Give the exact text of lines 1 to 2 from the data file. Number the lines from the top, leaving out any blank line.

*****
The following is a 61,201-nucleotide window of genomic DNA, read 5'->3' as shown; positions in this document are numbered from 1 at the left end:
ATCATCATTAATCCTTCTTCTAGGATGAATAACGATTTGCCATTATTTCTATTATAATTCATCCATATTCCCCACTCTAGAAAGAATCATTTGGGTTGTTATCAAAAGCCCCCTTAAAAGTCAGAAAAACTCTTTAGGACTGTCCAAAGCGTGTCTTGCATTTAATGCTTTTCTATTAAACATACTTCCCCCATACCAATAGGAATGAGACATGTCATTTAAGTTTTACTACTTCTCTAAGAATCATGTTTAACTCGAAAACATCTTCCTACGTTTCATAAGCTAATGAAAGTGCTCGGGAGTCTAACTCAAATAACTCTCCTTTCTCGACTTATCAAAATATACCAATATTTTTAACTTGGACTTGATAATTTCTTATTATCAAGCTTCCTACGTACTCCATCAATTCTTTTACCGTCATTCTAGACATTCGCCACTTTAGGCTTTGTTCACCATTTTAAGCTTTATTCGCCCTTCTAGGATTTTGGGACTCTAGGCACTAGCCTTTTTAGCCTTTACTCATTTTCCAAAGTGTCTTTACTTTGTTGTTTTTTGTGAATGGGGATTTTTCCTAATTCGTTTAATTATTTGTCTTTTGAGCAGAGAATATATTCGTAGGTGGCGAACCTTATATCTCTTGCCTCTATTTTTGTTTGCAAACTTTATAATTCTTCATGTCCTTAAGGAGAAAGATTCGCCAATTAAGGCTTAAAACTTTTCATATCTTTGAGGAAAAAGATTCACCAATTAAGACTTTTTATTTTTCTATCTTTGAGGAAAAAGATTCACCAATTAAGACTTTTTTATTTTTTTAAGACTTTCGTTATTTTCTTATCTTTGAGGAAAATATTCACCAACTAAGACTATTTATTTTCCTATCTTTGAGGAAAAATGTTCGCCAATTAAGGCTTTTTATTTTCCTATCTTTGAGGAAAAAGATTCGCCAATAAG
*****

The following is a 61,201-nucleotide window of genomic DNA, read 5'->3' as shown; positions in this document are numbered from 1 at the left end:
ATCATCATTAATCCTTCTTCTAGGATGAATAACGATTTGCCATTATTTCTATTATAATTCATCCATATTCCCCACTCTAGAAAGAATCATTTGGGTTGTTATCAAAAGCCCCCTTAAAAGTCAGAAAAACTCTTTAGGACTGTCCAAAGCGTGTCTTGCATTTAATGCTTTTCTATTAAACATACTTCCCCCATACCAATAGGAATGAGACATGTCATTTAAGTTTTACTACTTCTCTAAGAATCATGTTTAACTCGAAAACATCTTCCTACGTTTCATAAGCTAATGAAAGTGCTCGGGAGTCTAACTCAAATAACTCTCCTTTCTCGACTTATCAAAATATACCAATATTTTTAACTTGGACTTGATAATTTCTTATTATCAAGCTTCCTACGTACTCCATCAATTCTTTTACCGTCATTCTAGACATTCGCCACTTTAGGCTTTGTTCACCATTTTAAGCTTTATTCGCCCTTCTAGGATTTTGGGACTCTAGGCACTAGCCTTTTTAGCCTTTACTCATTTTCCAAAGTGTCTTTACTTTGTTGTTTTTTGTGAATGGGGATTTTTCCTAATTCGTTTAATTATTTGTCTTTTGAGCAGAGAATATATTCGTAGGTGGCGAACCTTATATCTCTTGCCTCTATTTTTGTTTGCAAACTTTATAATTCTTCATGTCCTTAAGGAGAAAGATTCGCCAATTAAGGCTTAAAACTTTTCATATCTTTGAGGAAAAAGATTCACCAATTAAGACTTTTTATTTTTCTATCTTTGAGGAAAAAGATTCACCAATTAAGACTTTTTTATTTTTTTAAGACTTTCGTTATTTTCTTATCTTTGAGGAAAATATTCACCAACTAAGACTATTTATTTTCCTATCTTTGAGGAAAAATGTTCGCCAATTAAGGCTTTTTATTTTCCTATCTTTGAGGAAAAAGATTCGCCAATAAG